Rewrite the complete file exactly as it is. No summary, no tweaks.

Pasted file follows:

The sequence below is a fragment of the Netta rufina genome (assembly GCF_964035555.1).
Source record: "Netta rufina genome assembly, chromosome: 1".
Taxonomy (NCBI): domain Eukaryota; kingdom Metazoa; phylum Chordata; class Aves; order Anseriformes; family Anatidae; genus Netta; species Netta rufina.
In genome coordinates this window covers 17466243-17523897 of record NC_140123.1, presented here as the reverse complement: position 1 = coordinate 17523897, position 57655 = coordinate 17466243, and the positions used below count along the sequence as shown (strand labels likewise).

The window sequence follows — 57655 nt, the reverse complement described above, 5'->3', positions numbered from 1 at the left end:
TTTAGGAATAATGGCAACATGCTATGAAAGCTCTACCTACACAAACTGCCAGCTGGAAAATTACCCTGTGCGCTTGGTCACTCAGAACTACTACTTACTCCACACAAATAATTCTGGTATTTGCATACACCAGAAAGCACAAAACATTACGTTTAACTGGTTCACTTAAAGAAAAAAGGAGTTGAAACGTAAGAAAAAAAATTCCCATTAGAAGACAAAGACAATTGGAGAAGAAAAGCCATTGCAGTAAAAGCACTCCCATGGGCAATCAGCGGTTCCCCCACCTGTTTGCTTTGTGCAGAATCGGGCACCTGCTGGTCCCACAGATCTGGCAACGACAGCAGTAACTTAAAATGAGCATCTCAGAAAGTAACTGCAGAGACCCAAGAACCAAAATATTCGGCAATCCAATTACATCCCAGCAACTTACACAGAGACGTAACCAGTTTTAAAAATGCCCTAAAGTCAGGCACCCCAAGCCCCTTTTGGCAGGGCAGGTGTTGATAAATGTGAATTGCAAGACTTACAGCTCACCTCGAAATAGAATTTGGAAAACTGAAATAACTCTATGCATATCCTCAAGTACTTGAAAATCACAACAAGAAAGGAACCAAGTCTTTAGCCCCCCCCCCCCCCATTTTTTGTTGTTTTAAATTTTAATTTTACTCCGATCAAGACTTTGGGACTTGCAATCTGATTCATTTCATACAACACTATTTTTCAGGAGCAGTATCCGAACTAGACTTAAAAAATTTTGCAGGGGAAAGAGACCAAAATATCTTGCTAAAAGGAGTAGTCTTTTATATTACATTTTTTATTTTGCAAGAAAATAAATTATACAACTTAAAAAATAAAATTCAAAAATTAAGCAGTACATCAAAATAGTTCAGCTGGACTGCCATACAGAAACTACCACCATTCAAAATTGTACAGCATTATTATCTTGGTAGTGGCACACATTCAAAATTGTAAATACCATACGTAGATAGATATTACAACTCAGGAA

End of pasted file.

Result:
The sequence below is a fragment of the Netta rufina genome (assembly GCF_964035555.1).
Source record: "Netta rufina genome assembly, chromosome: 1".
Taxonomy (NCBI): domain Eukaryota; kingdom Metazoa; phylum Chordata; class Aves; order Anseriformes; family Anatidae; genus Netta; species Netta rufina.
In genome coordinates this window covers 17466243-17523897 of record NC_140123.1, presented here as the reverse complement: position 1 = coordinate 17523897, position 57655 = coordinate 17466243, and the positions used below count along the sequence as shown (strand labels likewise).

The window sequence follows — 57655 nt, the reverse complement described above, 5'->3', positions numbered from 1 at the left end:
TTTAGGAATAATGGCAACATGCTATGAAAGCTCTACCTACACAAACTGCCAGCTGGAAAATTACCCTGTGCGCTTGGTCACTCAGAACTACTACTTACTCCACACAAATAATTCTGGTATTTGCATACACCAGAAAGCACAAAACATTACGTTTAACTGGTTCACTTAAAGAAAAAAGGAGTTGAAACGTAAGAAAAAAAATTCCCATTAGAAGACAAAGACAATTGGAGAAGAAAAGCCATTGCAGTAAAAGCACTCCCATGGGCAATCAGCGGTTCCCCCACCTGTTTGCTTTGTGCAGAATCGGGCACCTGCTGGTCCCACAGATCTGGCAACGACAGCAGTAACTTAAAATGAGCATCTCAGAAAGTAACTGCAGAGACCCAAGAACCAAAATATTCGGCAATCCAATTACATCCCAGCAACTTACACAGAGACGTAACCAGTTTTAAAAATGCCCTAAAGTCAGGCACCCCAAGCCCCTTTTGGCAGGGCAGGTGTTGATAAATGTGAATTGCAAGACTTACAGCTCACCTCGAAATAGAATTTGGAAAACTGAAATAACTCTATGCATATCCTCAAGTACTTGAAAATCACAACAAGAAAGGAACCAAGTCTTTAGCCCCCCCCCCCCCCATTTTTTGTTGTTTTAAATTTTAATTTTACTCCGATCAAGACTTTGGGACTTGCAATCTGATTCATTTCATACAACACTATTTTTCAGGAGCAGTATCCGAACTAGACTTAAAAAATTTTGCAGGGGAAAGAGACCAAAATATCTTGCTAAAAGGAGTAGTCTTTTATATTACATTTTTTATTTTGCAAGAAAATAAATTATACAACTTAAAAAATAAAATTCAAAAATTAAGCAGTACATCAAAATAGTTCAGCTGGACTGCCATACAGAAACTACCACCATTCAAAATTGTACAGCATTATTATCTTGGTAGTGGCACACATTCAAAATTGTAAATACCATACGTAGATAGATATTACAACTCAGGAA